We dance primarily to music from the Swing Era, especially the music produced by big bands (12-25 musicians and contains saxophones, trumpets, trombones, and a rhythm section.). Many other styles of music are often confused with swing (Traditional Jazz, various forms of Jump Blues including Rock n’Roll, Motown, and at times even certain pop songs), and while this music often predates or is a derivative of Swing Era music, Swing Era music was produced during the years 1929-1945.  “All swing music is jazz but not all jazz swings” – DJ Kyle Smith

To know the dance is to know the music, and vice versa. If you want to get started with listening to big band swing, check out bands led by Count Basie, Chick Webb, Duke Ellington, Artie Shaw, Benny Goodman, and Jimmie Lunceford. If sifting through vintage recordings isn’t your thing (understandable, it’s an acquired taste), check out Jonathan Stout and his Campus Five, Michael Gamble and his Rhythm Serenaders, Gordon Webster and Friends, or our very own local jazz band, Moonshine Rhythm Club, who all have recordings available online through Bandcamp (which allows you to sample all the songs for free) and other music streaming services, and recreate the vintage swing style so well that we’ll dance to their music as well!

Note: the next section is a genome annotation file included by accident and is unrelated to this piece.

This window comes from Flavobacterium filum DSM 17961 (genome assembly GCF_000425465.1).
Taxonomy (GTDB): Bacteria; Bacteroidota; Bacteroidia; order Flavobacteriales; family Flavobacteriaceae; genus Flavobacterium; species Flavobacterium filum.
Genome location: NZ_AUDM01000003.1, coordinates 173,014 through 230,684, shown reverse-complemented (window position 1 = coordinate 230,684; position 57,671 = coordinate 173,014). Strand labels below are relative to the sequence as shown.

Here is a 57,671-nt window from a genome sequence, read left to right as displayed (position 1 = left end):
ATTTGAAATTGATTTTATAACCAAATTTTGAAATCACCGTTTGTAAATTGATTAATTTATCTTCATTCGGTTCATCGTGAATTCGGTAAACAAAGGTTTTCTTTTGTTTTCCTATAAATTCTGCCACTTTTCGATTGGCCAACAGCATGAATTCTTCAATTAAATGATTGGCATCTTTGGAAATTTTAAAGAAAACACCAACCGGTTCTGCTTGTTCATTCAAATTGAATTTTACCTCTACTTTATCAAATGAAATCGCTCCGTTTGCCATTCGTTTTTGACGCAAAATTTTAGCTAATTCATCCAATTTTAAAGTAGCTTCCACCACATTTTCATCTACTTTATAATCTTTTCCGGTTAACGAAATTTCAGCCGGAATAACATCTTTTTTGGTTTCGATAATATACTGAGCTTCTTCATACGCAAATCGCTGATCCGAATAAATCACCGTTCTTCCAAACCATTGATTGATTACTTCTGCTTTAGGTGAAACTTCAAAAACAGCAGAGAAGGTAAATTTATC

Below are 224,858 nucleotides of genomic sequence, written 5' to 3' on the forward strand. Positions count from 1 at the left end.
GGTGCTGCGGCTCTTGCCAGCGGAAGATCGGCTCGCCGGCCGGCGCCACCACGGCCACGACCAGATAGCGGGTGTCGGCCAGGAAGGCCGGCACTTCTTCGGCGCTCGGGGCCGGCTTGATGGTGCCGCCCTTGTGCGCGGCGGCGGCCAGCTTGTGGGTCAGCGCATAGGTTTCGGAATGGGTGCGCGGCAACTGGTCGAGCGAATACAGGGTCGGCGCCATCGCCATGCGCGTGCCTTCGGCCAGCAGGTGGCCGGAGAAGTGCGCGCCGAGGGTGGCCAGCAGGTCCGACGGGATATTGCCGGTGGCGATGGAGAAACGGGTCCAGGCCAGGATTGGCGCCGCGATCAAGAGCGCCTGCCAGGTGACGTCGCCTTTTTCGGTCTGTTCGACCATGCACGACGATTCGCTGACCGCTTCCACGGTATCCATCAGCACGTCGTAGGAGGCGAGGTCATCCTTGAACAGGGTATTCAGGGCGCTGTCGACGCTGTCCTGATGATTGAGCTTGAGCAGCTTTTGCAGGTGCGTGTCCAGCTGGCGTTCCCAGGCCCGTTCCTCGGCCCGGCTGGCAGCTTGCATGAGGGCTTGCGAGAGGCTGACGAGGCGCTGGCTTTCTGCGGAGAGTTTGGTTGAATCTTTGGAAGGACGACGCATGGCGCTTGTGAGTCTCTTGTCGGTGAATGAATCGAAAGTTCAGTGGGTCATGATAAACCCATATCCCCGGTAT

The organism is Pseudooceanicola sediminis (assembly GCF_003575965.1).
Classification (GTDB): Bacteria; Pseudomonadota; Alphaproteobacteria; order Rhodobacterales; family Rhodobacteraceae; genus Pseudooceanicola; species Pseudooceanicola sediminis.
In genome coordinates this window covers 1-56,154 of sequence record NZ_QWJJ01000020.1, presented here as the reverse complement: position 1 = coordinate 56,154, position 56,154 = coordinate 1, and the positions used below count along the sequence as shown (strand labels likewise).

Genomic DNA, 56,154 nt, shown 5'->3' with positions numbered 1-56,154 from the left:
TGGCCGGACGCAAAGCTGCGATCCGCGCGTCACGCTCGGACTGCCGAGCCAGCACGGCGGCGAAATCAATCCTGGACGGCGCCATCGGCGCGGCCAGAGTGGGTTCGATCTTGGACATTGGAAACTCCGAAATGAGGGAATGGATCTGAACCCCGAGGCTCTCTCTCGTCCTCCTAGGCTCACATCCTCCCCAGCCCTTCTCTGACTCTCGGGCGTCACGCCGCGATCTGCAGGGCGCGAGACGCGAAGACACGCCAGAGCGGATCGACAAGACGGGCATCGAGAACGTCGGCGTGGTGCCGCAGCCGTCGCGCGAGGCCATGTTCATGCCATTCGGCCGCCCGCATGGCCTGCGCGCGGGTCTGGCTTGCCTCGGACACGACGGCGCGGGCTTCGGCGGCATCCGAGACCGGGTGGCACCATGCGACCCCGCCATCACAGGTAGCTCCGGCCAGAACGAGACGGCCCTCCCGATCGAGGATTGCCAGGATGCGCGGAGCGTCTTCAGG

The best resource to learn everything you could possibly want to know about swing music is Ken Burns Jazz. This documentary is cheaply available on Amazon, and you can find portions of on YouTube even. It will take you on an in depth journey to understanding the tremendous African American creation that is Jazz music. Produced in the crucible of racist oppression in the Jim Crow South, it became America’s first popular music and culture, and provides a road map to American history, art, and civil rights in the 20th century.


Practice music

Finding the perfect song to practice all your new moves to can be challenging sometimes when you don’t know where to start. That’s why we have gone ahead and put together a playlist to get you dancing! Enjoy!